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If you’re an owner, marketer or work at a business-to-business software-as-a-service (B2B SaaS) company, you already know that it can be a challenge to market and sell an intangible product. Convincing a prospect to buy something they can’t physically touch is a completely different game than more traditional sales, and it can be tempting to try and make your intangible product feel more “real” by marketing the product’s features. Don’t let this temptation get the best of you when marketing and selling your product.

Implementing the right B2B marketing strategies increases your effectiveness. Positioning your product in the right way, keeping your prospects engaged, and keeping sales transactional while ensuring great service will put you on a path to success. In this ebook, we’ll discuss these strategies and provide tips you should consider when marketing and selling your intangible product.

B2B SaaS Growth Marketing



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Prospects make up their minds about you before ever speaking with you. For this reason, it’s important to have a strong web presence that clearly states what a prospect gets when they buy your product. Companies that talk only about themselves on their website, marketing materials or social sites will lose audience interest quickly, but you can stand out if you do the following:


Lead with benefits, not features

Think about the last time you downloaded an app on your phone or invested in technology. What about that app or technology interested you? There’s a strong chance that you responded with a benefit the technology provides, not a feature within it.

For example, Buffer is a popular social media marketing tool that helps companies of all sizes automate their posts across all social platforms. Businesses typically use the tool because of how easy automation is, not because of the features within the tool.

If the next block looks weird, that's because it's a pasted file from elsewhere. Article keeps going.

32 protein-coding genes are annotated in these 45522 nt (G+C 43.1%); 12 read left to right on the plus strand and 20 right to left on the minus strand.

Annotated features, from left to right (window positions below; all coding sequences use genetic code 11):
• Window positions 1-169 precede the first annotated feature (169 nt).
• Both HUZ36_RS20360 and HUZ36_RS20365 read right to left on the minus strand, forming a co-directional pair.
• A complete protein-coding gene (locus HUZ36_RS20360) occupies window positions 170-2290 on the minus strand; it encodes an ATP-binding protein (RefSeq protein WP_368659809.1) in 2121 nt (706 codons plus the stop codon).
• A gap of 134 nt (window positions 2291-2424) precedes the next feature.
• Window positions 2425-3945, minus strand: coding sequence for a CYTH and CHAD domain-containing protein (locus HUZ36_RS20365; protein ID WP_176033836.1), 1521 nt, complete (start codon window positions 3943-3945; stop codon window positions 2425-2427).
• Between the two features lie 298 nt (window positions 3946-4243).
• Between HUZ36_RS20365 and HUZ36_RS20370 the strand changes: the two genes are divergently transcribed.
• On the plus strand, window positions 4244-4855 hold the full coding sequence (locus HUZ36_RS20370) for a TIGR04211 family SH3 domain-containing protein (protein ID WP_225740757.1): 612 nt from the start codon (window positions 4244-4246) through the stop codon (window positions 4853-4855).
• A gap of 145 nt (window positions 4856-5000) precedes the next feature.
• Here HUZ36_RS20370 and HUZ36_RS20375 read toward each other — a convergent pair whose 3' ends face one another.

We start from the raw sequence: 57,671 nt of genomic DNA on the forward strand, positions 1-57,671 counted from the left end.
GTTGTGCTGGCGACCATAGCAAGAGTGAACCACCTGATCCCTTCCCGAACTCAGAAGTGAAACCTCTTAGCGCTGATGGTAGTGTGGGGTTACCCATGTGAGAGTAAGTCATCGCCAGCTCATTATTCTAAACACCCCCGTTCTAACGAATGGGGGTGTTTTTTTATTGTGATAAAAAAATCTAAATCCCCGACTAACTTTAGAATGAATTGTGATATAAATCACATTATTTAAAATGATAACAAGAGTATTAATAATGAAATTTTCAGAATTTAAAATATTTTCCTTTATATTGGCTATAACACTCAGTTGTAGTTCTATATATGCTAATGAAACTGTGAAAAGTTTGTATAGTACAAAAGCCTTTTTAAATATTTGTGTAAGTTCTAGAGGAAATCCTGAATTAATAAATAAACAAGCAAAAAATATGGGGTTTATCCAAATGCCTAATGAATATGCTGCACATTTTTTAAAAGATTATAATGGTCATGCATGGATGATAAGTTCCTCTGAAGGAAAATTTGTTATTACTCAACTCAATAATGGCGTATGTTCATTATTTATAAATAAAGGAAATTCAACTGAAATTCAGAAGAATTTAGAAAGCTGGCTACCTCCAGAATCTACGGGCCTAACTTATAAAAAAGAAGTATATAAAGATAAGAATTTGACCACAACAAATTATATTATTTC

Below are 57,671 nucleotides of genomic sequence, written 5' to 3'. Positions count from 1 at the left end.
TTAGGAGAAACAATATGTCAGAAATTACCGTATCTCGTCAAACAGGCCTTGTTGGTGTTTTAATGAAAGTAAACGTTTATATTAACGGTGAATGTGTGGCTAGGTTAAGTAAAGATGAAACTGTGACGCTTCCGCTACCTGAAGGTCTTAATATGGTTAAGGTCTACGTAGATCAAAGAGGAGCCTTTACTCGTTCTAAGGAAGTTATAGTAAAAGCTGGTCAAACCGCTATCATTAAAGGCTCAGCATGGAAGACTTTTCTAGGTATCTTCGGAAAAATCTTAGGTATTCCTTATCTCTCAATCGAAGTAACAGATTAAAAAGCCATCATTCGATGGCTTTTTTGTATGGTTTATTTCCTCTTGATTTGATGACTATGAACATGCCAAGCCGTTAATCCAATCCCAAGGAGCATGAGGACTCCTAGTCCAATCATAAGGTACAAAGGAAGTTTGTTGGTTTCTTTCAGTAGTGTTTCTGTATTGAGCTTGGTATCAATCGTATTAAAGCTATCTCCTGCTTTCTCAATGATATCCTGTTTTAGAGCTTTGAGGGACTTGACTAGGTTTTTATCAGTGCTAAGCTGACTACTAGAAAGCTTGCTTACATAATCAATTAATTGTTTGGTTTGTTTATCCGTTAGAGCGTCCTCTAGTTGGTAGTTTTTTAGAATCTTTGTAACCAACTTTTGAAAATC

Sounds easy, right? The problem for many SaaS salespeople and marketers is:

  • They gravitate towards selling features because they seem tangible
  • They lead with features because they produce the benefit, but by the time the benefit information is shared, the prospect lost interest 
  • They don’t actually know the benefits of the product they are selling, so leading with features is their only option

Prospects want to know how your software is going to impact their business, and then they may want to take a look under the hood at the specific features that drive the impact. Grab their attention with benefits first.



B2B SaaS Marketing TipIf you’re unsure what the benefits of your SaaS product are, don’t continue to sell on features. Take time to talk to people both internally (sales, marketing, product developers) and externally (customers, prospects) to understand why your product is impactful and what pain points it solves.



Visuals aid benefits

Once you understand the benefits your product provides, market them using visuals. Why? Because prospects consume visuals much faster than text. When a prospect only has a finite amount of time to understand how you help their business and who you are, images and graphics are necessary for comprehension.

You may be wondering what kind of visuals should you post. A few suggestions include:

Use visual aids

  • Recorded or animated videos
  • Testimonial videos or case studies from current clients
  • Third party reports about the benefits of your tools
  • Infographics
  • GIFs or animations of your product
  • Screenshots of the product

Be careful with a few of these suggestions. Remember: you want to showcase the benefits of the tools first and foremost. If you’ve got a screenshot or animation of your product that doesn’t clearly demonstrate a benefit, you’re back to showing features. A good way around this is to add text on images, animations or even video demonstrations that specifically calls out a benefit that your customers experience.

Once you’ve picked the type of visual you’ll share, you’re not done yet. There are a few things you’ll want to consider when posting visuals, ensuring:

  • Clarity—Images should be crisp (not pixelated). Make sure your graphic designer or marketing team optimizes visuals at the correct resolution